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To the Gypsies, suffering brings soul


With the third cup of thick, sweet Bosnian coffee, every nerve jerks awake, and I scribble madly, finally caffeinated enough to get my hosts’ crisscrossing, broken-English stories teased apart. Accuracy is even more important than usual: These refugees are Roma, otherwise known as Gypsies, forced to St. Louis when no European country would take them. Now, in the quiet corner of southwest St. Louis where they’ve settled, stereotypes are raging.

Assumptions about the Roma can be summed up in a few labels: dirty, noisy wanderers; thieves, liars and bamboozlers. I’m not worried about falling into that particular trap -- no one has borne it out yet.

This family, for example, speaks with great scorn of “the other kind of Gypsy,” those who move from place to place begging. Their own father worked as a tailor, and sent them to school. Yet all their lives, they’ve been tarred with the same old “Gypsy” brush. Judging by the fire in their eyes, they never deserved it.

There. That’s what I’m afraid of. Fire in their eyes, dark skin, brilliantly colored full skirts. ... I’m tipping backward into the other stereotype: the last nomads, the free-spirited, passionate bohemians with mysterious rituals and powers.

The romance is nearly as unfair as the fear and hate, distracting us from the hardships and persecution these “carefree” people have endured for centuries. In Europe, the Roma have been cast out, burned in medieval pogroms, sterilized, ghettoized, forced to give up their way of dress and life, caught in other people’s wars, more than half a million slaughtered in the Holocaust. Last fall, residents of a small town in the Czech Republic built a wall in the dark of night to segregate two Roma apartment buildings. It was hardly a romantic awakening (the wall later came down after wide protests; see NCR, Jan. 21).

I am so determined not to buy the stereotype that I ignore their invitation to hear “Gypsy music” -- until Mirela explains, “Music is something beautiful to us,” and her nephew tells me how other Bosnians seek out their music. I weaken. “Yes of course, please play some for me.”

The tape starts, and the 16-year-old son translates the ballad’s sad story. He finishes by announcing that gypsies feel pain more intensely than other people; they give more of their deepest selves. They have, he says firmly, “better souls.”

I almost don’t write it down.

But later, when I ask his mom to define the essence of Roma culture, she says immediately, “We have good souls.” When I talk to another Roma, from a completely different family, he mentions “soul” not once, but three separate times. A Bosnian man remarks that Roma music is like no other in its ability to touch the soul.

Is this the stuff of stereotype or a deeper truth? Can whole peoples have “soul”? The only other group I’ve heard thus described is African-Americans. Suddenly I remember how, when I first started researching the Roma, several Bosnians said to me, “Gypsies are our blacks.”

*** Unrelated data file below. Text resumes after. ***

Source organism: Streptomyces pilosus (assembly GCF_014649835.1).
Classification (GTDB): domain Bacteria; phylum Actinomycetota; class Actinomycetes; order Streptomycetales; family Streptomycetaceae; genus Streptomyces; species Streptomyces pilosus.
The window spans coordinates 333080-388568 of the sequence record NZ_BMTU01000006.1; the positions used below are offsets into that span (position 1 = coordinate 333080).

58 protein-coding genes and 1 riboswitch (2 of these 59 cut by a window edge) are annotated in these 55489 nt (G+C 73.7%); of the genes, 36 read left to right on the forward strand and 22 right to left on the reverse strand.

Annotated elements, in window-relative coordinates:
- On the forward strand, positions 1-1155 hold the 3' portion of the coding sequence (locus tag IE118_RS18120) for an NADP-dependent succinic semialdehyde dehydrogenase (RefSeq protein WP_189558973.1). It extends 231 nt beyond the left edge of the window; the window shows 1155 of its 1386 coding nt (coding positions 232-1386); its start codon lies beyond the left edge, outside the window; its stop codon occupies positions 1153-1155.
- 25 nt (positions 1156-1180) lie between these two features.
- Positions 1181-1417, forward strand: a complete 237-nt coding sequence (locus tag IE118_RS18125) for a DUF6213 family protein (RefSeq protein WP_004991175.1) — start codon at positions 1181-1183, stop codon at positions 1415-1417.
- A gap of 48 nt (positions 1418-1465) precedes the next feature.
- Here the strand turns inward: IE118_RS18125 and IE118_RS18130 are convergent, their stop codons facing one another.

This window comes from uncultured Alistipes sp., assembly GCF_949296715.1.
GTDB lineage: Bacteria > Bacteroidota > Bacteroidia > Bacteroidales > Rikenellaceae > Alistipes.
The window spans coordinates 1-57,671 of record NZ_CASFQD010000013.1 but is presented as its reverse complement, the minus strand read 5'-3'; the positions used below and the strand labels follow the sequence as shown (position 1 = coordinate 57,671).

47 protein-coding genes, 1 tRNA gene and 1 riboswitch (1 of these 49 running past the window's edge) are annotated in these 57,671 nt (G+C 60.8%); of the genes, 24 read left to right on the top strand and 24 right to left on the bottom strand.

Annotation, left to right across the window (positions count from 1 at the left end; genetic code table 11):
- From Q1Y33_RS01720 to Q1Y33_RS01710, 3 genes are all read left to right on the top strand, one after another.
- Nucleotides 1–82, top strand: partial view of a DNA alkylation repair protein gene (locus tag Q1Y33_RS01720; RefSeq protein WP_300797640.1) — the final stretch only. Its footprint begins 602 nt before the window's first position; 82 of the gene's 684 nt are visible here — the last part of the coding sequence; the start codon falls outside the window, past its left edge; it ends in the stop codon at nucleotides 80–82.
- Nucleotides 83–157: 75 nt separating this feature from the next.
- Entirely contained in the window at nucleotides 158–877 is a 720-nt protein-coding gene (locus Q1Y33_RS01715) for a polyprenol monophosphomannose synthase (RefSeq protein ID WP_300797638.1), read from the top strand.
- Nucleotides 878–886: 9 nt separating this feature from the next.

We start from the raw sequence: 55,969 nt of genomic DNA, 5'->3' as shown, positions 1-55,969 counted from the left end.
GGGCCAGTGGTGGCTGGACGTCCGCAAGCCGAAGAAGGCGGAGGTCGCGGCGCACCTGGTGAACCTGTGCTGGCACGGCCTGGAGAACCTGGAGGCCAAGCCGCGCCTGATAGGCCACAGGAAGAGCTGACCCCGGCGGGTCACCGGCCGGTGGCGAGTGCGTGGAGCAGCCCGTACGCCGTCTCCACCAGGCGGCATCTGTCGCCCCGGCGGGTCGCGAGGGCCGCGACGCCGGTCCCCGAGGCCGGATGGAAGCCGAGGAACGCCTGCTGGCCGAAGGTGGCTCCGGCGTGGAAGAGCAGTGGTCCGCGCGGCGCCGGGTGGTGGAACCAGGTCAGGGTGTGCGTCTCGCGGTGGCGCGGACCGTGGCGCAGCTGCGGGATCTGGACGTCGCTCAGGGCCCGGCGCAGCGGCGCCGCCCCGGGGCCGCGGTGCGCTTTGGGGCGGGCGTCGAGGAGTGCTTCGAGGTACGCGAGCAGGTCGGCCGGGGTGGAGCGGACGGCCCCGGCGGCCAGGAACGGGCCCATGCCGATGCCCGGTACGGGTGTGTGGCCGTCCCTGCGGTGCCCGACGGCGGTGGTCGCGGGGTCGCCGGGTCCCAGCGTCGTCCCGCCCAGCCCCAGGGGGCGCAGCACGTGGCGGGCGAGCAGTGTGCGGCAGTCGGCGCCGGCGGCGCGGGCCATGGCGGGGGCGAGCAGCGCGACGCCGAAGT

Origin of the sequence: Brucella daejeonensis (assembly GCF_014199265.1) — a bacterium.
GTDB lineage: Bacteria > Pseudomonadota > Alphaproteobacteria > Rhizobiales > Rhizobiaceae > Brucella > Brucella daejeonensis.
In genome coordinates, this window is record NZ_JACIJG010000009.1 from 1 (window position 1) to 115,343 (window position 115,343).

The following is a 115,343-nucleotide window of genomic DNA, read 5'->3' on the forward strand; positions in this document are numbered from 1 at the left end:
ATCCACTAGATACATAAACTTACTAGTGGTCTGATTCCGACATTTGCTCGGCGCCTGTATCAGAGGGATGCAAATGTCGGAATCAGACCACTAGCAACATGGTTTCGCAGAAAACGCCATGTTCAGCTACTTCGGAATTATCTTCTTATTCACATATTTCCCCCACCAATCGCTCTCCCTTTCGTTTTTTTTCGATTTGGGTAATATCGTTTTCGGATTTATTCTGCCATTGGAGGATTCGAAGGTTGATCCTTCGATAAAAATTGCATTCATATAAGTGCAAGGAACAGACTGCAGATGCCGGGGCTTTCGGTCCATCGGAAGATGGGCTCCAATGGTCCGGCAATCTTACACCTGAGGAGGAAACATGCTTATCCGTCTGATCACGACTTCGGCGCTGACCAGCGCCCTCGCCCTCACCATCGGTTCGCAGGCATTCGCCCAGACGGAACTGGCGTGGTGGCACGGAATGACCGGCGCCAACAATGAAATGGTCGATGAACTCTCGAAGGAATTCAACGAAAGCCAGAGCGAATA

Close your eyes and listen to Muddy Waters singing the blues, or Nadja Salerno-Sonnenberg playing violin melodies of the Hungarian Roma. You know immediately, this music has soul. White pop music does not. It stays close to the surface, whining or bopping or lusting coyly, with the emotional range and depth of a 13-year-old in the suburbs. There’s even soul food in these cultures -- spicy, abundant and satisfying, readily shared, easily turned into a celebration.

But what does it mean to say that an entire subculture has more soul than the rest of us?

More than 95 percent of the Roma in America are illiterate, it’s said. Until recently, they thrived in an oral tradition. Many still shun school as a contaminant to their culture; they do nimble calculations in their heads, no computers in sight, and speak an array of languages without ever reading a book.

Is illiteracy, the scourge of civilized society, linked to soul?

Books have shaped and colored my entire life. I am loath to brand them soul killers. Yet the unschooled men and women I interview are remarkably articulate, expressing complex emotional truths with wit, vividness and precision -- as though they stole color and wisdom from sources that scholars had long forgotten.

People with soul are not brittle or defensive. They are not shocked when the world damages their dreams. They bend. They do not break. The rest of us know this and are drawn to them.

Soul, by the Greek etymology, animates; it brings all aspects of the self to life, nothing smothered under a pillow or stuffed into a closet. The mother of this family readily admits, eyes full of pain, that she had three abortions during the war years; that she’s begun taking antidepressants; that she tried to kill herself in Holland. Yet she answers in a flash when asked life’s purpose: “For family, children.”

When a Rom dies, the other Roma in his world know within hours, and they will travel across countries to attend the funeral. They are connected in a way no cell phone can replicate. When they are together, they eat from a single plate, and they party with gusto. “Gadje [non-Roma] just eat pita,” joked one Rom. “We eat the whole lamb.”

How can I not romanticize this sort of soulfulness, in a society that’s forgotten how to share and is so terrified of sadness or helplessness that it pops pills to control the body’s chemistry? Antidepressants have their role, to be sure -- the Romani need them, too, to survive the world’s cruel challenge. But they are not afraid of the melancholy that’s an inescapable part of human life and they are not afraid to admit the power of fate. They’ve had no choice.

Adversity, it’s said, builds character.

But it’s suffering that deepens soul.

Jeannette Batz is a staff writer for The Riverfront Times, an alternative newspaper in St. Louis.

National Catholic Reporter, May 26, 2000